The Associated Press

AUSTIN, Texas (AP)- Low lake levels in parts of drought-stricken Texas could eventually contribute to better fishing areas.

Experts say exposed ground means more vegetation is growing on land that will hopefully be covered by water in a few years.

The Lower Colorado River Authority reports the average elevation for Lake Travis in July is 669 feet above mean sea level. The level Wednesday was 637 feet.

Fisheries biologist Steve Magnelia with the Texas Parks and Wildlife Department visited the lake near Austin this week and he pointed out so-called "sometimes islands," areas that are now out of the water.

The fish, especially bass, now congregate in the deeper water, making them harder to find.

"They need inflows coming into the lake for their spawning and because we haven't had much inflow this year and even last year and that's probably had an affect on the survival of their young," Magnelia told KXAN-TV.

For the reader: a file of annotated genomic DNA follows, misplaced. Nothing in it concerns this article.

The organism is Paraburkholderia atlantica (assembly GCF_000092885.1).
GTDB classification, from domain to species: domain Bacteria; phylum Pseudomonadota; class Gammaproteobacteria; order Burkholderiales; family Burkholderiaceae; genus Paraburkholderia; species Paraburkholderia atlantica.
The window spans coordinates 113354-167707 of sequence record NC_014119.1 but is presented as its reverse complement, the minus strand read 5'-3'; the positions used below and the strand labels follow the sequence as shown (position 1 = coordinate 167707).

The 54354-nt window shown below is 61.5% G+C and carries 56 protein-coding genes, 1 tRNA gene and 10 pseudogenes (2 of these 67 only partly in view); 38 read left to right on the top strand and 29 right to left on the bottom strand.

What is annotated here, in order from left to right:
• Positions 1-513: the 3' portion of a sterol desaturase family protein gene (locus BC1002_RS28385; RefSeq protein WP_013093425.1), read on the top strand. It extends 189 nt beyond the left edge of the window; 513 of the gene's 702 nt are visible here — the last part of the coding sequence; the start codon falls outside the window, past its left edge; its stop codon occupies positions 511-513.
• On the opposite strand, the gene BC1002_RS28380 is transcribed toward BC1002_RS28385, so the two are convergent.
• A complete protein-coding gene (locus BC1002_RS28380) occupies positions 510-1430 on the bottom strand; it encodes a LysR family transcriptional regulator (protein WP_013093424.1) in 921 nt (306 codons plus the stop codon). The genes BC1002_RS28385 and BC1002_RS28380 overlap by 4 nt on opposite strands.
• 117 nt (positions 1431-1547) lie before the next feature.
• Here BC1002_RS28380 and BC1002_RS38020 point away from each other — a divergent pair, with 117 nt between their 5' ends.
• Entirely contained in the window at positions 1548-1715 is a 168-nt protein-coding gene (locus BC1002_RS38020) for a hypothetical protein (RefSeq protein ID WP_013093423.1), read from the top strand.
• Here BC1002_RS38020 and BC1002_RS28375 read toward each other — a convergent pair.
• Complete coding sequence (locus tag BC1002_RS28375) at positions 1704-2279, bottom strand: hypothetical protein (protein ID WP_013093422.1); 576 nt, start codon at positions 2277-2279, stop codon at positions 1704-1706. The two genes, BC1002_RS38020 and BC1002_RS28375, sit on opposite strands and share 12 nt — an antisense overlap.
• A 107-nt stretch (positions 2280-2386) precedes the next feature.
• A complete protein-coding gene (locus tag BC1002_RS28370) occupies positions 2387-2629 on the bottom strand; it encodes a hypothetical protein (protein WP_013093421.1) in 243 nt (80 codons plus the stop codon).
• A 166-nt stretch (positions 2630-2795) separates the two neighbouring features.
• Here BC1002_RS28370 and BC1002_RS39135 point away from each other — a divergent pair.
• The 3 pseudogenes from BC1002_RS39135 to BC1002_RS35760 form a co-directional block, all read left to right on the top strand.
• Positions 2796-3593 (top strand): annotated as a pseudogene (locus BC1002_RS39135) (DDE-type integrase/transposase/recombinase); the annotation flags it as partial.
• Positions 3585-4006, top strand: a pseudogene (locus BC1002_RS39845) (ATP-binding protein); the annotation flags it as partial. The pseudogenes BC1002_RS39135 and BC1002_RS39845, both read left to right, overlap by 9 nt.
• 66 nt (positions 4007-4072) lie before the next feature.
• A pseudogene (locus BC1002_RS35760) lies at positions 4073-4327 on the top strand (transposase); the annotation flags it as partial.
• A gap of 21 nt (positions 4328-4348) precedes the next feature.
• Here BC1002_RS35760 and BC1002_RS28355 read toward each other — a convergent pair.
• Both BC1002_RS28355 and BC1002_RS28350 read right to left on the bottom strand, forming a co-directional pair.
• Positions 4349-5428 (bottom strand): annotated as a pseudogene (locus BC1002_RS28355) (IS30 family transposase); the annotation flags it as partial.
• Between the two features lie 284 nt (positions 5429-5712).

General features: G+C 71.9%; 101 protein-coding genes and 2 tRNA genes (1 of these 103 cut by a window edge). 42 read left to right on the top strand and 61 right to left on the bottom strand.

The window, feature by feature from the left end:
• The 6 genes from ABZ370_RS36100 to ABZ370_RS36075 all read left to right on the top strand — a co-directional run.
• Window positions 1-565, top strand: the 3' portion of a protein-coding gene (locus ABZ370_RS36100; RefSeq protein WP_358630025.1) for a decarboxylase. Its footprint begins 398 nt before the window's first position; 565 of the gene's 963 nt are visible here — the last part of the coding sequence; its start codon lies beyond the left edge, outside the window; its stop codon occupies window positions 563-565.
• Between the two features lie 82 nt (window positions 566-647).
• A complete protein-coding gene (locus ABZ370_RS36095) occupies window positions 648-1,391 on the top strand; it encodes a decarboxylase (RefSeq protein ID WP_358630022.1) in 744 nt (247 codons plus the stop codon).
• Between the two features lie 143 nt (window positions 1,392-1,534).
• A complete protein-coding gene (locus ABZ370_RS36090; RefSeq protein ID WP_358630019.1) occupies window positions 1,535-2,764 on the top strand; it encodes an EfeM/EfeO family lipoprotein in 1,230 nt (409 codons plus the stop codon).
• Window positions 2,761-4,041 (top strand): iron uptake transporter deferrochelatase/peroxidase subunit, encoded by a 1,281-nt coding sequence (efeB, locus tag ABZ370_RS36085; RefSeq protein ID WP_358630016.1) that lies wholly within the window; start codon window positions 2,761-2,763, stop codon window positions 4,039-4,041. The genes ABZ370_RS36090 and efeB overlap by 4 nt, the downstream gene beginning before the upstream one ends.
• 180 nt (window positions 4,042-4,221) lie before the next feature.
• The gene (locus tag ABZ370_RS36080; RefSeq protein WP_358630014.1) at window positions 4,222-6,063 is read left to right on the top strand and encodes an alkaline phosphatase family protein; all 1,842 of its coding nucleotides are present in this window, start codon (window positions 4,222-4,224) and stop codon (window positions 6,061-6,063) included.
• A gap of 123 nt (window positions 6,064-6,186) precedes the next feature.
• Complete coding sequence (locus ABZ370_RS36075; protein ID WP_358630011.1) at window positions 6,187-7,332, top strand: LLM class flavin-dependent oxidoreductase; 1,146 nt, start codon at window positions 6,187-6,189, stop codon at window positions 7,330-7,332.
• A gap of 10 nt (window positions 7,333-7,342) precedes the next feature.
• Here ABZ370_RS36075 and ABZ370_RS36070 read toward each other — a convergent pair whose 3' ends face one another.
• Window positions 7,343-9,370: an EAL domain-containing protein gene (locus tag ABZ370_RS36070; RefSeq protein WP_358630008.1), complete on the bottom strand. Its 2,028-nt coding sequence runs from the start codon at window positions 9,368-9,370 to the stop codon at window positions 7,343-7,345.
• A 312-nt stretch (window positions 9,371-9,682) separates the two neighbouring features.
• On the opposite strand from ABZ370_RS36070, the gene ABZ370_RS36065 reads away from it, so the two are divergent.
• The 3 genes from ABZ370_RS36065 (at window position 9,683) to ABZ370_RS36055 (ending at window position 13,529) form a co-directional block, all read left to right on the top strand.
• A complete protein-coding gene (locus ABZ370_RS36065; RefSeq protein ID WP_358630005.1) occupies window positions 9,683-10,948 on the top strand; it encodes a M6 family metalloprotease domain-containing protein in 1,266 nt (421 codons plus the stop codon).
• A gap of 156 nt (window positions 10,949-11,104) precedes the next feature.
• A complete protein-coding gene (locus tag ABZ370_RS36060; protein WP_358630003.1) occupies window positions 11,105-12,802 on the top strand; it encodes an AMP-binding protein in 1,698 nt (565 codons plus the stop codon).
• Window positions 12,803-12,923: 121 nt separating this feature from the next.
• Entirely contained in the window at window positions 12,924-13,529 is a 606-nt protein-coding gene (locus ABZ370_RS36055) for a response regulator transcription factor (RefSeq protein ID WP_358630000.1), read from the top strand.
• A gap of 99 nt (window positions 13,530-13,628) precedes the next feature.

But Magnelia is hopeful, once lake levels rebound, that there will be "this huge boom of fish and that will provide great fishing for the next two or three years."

The department says the other problem with fishing is the lack of access into Lake Travis, with the Mansfield Dam boat ramp the only public boat ramp open.

Con Cvietusa was fishing with his 8-year-old grandson, Jackson, from the boat ramp.

"I'm disappointed the water is so low," said Cvietusa.

On the Net:

www.laketravis.com

www.lcra.org

Information from: KXAN-TV, http://www.kxan.com